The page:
I read the explanation of “Sentence Modifiers” by an English Professor, Mark Canada and it is clearly the best written and I felt compel to repeat what he wrote here.

“Sentence modifiers are the black sheep of English syntax. Unlike nominals, verbs, and auxiliaries, they do not fill standard sentence slots. Furthermore, although we call them “modifiers,” sentence modifiers are not like adjectiveals and adverbials in that they are not intimately tied to any particular element of the sentence. Instead, sentence modifiers introduce ideas into sentences without bearing clear grammatical relationships to them. In fact, sentence modifiers can seem a little “tacked on”–at least in terms of grammar.”

There are numerous forms taken by sentence modifiers and some common ones are listed here:-

1. Appositive: is usually used to modify a noun or a noun phrase and can be restrictive or non restrictive.

a. Restrictive appositive: Footballer David Beckham continues to compete in football matches even after his 30’s.

b. Non Restrictive appositive: David Beckham, the famous footballer, continues to compete in football matches even after his 30’s

(a. “David Beckham” restrict the noun “footballer” to just David Beckham and not any other footballers while in b. “the famous footballer is not essential to identify who David Beckham is so is set off by commas to separate them)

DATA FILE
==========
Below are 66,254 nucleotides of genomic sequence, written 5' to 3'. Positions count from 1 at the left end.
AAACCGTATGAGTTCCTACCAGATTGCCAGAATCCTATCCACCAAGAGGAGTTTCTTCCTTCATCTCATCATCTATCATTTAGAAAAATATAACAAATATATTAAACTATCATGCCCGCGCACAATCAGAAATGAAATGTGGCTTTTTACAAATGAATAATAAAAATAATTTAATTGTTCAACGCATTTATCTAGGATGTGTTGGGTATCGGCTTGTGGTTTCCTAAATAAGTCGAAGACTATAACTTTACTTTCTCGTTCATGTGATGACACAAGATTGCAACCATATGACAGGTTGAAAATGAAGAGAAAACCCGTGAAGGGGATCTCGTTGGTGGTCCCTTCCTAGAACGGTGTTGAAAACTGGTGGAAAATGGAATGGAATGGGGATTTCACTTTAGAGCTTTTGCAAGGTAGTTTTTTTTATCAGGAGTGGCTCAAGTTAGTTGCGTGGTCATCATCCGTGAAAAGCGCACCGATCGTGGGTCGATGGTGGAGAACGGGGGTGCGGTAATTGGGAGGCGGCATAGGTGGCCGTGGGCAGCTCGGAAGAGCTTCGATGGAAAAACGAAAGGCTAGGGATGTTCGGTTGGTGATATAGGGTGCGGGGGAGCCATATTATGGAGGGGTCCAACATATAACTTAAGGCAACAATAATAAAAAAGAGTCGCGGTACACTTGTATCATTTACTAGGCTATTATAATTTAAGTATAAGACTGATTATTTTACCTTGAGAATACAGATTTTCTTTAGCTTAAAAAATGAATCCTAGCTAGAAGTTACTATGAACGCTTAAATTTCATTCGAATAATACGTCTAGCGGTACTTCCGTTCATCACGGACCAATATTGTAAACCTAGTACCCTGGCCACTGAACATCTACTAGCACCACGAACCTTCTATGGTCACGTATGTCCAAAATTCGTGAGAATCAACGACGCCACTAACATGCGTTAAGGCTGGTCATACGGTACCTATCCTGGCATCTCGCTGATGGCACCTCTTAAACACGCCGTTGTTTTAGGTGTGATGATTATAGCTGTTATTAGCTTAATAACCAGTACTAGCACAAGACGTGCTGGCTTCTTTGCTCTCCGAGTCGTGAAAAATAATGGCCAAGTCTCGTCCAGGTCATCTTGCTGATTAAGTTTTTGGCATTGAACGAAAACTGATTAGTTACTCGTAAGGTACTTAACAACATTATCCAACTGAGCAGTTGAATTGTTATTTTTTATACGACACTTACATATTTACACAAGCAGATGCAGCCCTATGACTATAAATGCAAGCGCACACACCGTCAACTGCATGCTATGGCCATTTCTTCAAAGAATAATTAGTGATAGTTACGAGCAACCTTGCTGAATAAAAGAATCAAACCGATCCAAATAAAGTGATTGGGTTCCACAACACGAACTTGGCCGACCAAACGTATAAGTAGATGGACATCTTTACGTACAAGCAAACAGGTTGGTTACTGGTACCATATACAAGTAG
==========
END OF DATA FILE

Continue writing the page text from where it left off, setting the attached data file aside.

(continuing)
2. Vocative: is also a noun or noun phrase that is used to directly address a person liken to giving instruction or order to a specific person and can come in the beginning, middle or end of the sentence.

a. Ian, make sure you take great care on the road this festive season.

b. It may rain later, ladies, do bring along your umbrellas.

c. You need to pay more attention, Dylan.

3. Adverb: Understandably, they did not have good grades this season.

4. Interjection: Hello, all of you are supposed to clean up before you leave.

5. Subordinate Clause: The girl continued to paint by using her mouth, even after losing the use of her hands and legs.

6. Relative Clause: He was upset on such trivial matter, which was not normal.

7. Absolute Phrase: Head shaking, Dad showed his impatience when we arrived.

Sentence modifiers may seem not important in learning English but it helps the writer or speaker to emphasise on what he is going to say, kind of like a “zoom in” in a movie.

Feel the difference in these 2 sentences:-

  • I want to play with your toys.
  • Please, Ian, can I play with your toys?

This shows that sentence modifier can help soften certain request thus providing us hopefully with a positive action, however this may not be so when parents (myself included) uses their children full name to emphasis their anger when they are upset with their kids.

You may not need to learn or remember all the above 7 sentence modifiers by heart to be able to use them. Usually, you use them daily to clarify or emphasis on the message you want to get across without realising their categories. It is fine. This post is just to highlight that there is such a thing as “Sentence Modifiers” which plays an important role in our life even without us realising it.